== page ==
U.S. Threat Is a Blow to Colombia's Easy Terms for Death Squads

Colombia's new law to demobilize paramilitary death squads suffered a serious blow this week when lawmakers in Washington threatened to block aid money President Álvaro Uribe's government needs to put the law into effect.

The powerful Senate Appropriations Committee, incensed that Colombia had approved a law its members see as highly beneficial for paramilitary commanders, said Congress would not finance a disarmament of paramilitary fighters unless Colombia guaranteed the group's complete dismantling while moving to extradite key commanders.

Those conditions, though, are unlikely to be met under the framework of the legislation, called the Justice and Peace Law, approved by Colombia's Congress on June 22. The law offers the paramilitaries loopholes that the United Nations, Human Rights Watch and some members of the United States Congress say will permit commanders to avoid extradition on drug trafficking charges, keep their ill-gotten gains and ensure that part of their army remains intact.

The guidelines in the Senate Appropriations Committee, which were made public on Tuesday and are legally binding on the foreign appropriations bill the Congress will pass this fall, could jeopardize Mr. Uribe's plans because Colombia is hoping the United States will finance much of the disarmament of up to 20,000 fighters. Colombia has not made a formal request for the money, but the authorities here say $8,000 is needed per paramilitary member, up to $160 million.

"The issue is to send a message to the Colombian government, and our government, that we're serious about wanting to fund something that's going to be effective," said a senior Republican aide in Congress who works on Colombia policy. "What's been passed by the Colombian legislative body just won't provide for an effective demobilization."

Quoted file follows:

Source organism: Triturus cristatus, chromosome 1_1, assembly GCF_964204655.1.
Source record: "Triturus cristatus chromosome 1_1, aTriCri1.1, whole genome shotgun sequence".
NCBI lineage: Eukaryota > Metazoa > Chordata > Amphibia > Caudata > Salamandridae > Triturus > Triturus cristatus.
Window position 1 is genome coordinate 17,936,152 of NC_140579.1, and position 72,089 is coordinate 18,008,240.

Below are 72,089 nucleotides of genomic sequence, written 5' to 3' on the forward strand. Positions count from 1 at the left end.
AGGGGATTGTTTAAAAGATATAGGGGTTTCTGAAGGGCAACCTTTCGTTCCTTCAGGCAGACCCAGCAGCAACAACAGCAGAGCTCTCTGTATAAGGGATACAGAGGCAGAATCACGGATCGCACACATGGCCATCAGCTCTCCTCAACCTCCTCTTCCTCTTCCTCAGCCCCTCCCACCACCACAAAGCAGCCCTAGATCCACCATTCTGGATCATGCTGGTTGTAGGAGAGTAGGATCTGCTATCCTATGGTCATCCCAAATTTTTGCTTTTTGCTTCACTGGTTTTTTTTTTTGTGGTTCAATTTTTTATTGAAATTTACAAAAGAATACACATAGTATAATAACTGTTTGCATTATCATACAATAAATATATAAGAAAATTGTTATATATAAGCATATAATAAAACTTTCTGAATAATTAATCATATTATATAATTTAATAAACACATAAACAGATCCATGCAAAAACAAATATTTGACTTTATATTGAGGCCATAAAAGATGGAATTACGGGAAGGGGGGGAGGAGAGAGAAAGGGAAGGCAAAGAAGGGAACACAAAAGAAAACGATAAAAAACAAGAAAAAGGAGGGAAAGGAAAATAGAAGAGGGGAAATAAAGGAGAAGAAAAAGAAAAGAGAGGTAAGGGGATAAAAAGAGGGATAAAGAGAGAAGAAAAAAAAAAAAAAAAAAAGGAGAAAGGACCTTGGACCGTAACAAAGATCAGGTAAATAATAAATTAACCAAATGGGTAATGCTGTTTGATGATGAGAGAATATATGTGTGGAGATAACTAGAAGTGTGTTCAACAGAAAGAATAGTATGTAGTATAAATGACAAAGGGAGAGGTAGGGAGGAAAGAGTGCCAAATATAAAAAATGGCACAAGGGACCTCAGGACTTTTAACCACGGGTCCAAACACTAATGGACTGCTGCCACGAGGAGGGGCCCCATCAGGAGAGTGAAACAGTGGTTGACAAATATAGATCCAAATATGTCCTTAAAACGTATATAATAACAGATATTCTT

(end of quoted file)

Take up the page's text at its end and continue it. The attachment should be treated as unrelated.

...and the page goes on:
The Senate committee is not closing the door to financing, but is leaving it to Mr. Uribe, the Bush administration's closest ally in Latin America, to take steps to change the legislation, which he has yet to sign.

In recent months, Mr. Uribe has received harsh criticism of the paramilitary disarmament from senior American lawmakers. "The intent is to reaffirm the standards, saying if you want help from Washington, here are the standards," said José Miguel Vivanco, the Americas director of Human Rights Watch.

The aid is important because Mr. Uribe's government expects little help from the Europeans or the United Nations, which are opposed to the law. "It would mean it would have to come out of Colombia's coffers, and they don't have the money for this kind of thing," said Adam Isacson, a military analyst in Washington.

The law is a cornerstone of Mr. Uribe's efforts to demonstrate here and abroad that Colombia is doing something to curtail a paramilitary army that has killed thousands in its war against leftist rebels.

But the Appropriations Committee, noting the paramilitaries have been listed as a terrorist organization by the State Department, called on Colombia to extradite paramilitary commanders. Several are sought by American prosecutors, but Mr. Uribe told the Voice of America on Friday that "in some cases, extraditions will have to be suspended."

The committee said Colombia needed to investigate paramilitary crimes and severely penalize commanders who lied about their criminal activities. It also called for an interagency group to be established that would include the United Nations to submit a report ensuring that a cease-fire had not been violated and illegal activities had ceased.

[Source: By Juan Forero, The New York Times, Usa, 06Jul05]

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